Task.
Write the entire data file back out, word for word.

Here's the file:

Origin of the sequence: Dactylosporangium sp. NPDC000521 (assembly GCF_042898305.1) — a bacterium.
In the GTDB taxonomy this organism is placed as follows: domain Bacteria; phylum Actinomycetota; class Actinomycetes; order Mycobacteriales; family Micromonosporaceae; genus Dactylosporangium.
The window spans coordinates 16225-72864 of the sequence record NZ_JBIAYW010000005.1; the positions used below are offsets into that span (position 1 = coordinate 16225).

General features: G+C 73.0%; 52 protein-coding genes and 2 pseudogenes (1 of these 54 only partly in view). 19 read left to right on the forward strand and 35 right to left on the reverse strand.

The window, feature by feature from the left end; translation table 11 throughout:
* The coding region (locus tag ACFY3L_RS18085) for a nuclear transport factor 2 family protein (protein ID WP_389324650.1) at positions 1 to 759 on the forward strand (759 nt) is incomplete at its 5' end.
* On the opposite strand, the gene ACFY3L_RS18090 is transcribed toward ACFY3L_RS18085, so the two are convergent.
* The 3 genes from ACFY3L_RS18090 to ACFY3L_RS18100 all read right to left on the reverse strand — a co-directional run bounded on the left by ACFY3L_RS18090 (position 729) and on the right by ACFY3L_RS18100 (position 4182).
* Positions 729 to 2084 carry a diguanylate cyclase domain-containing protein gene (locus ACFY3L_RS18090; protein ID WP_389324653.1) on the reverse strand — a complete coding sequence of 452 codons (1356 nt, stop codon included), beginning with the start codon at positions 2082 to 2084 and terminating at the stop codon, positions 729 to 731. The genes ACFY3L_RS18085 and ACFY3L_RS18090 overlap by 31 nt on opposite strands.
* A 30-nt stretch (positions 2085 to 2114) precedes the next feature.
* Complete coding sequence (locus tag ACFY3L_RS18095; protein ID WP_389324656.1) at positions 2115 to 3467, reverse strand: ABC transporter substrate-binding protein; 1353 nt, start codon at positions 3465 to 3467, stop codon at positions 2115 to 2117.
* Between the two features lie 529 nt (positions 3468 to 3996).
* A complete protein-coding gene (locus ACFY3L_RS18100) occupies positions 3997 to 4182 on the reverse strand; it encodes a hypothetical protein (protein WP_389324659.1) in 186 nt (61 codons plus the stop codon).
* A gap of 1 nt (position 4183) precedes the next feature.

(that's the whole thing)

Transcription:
Origin of the sequence: Dactylosporangium sp. NPDC000521 (assembly GCF_042898305.1) — a bacterium.
In the GTDB taxonomy this organism is placed as follows: domain Bacteria; phylum Actinomycetota; class Actinomycetes; order Mycobacteriales; family Micromonosporaceae; genus Dactylosporangium.
The window spans coordinates 16225-72864 of the sequence record NZ_JBIAYW010000005.1; the positions used below are offsets into that span (position 1 = coordinate 16225).

General features: G+C 73.0%; 52 protein-coding genes and 2 pseudogenes (1 of these 54 only partly in view). 19 read left to right on the forward strand and 35 right to left on the reverse strand.

The window, feature by feature from the left end; translation table 11 throughout:
* The coding region (locus tag ACFY3L_RS18085) for a nuclear transport factor 2 family protein (protein ID WP_389324650.1) at positions 1 to 759 on the forward strand (759 nt) is incomplete at its 5' end.
* On the opposite strand, the gene ACFY3L_RS18090 is transcribed toward ACFY3L_RS18085, so the two are convergent.
* The 3 genes from ACFY3L_RS18090 to ACFY3L_RS18100 all read right to left on the reverse strand — a co-directional run bounded on the left by ACFY3L_RS18090 (position 729) and on the right by ACFY3L_RS18100 (position 4182).
* Positions 729 to 2084 carry a diguanylate cyclase domain-containing protein gene (locus ACFY3L_RS18090; protein ID WP_389324653.1) on the reverse strand — a complete coding sequence of 452 codons (1356 nt, stop codon included), beginning with the start codon at positions 2082 to 2084 and terminating at the stop codon, positions 729 to 731. The genes ACFY3L_RS18085 and ACFY3L_RS18090 overlap by 31 nt on opposite strands.
* A 30-nt stretch (positions 2085 to 2114) precedes the next feature.
* Complete coding sequence (locus tag ACFY3L_RS18095; protein ID WP_389324656.1) at positions 2115 to 3467, reverse strand: ABC transporter substrate-binding protein; 1353 nt, start codon at positions 3465 to 3467, stop codon at positions 2115 to 2117.
* Between the two features lie 529 nt (positions 3468 to 3996).
* A complete protein-coding gene (locus ACFY3L_RS18100) occupies positions 3997 to 4182 on the reverse strand; it encodes a hypothetical protein (protein WP_389324659.1) in 186 nt (61 codons plus the stop codon).
* A gap of 1 nt (position 4183) precedes the next feature.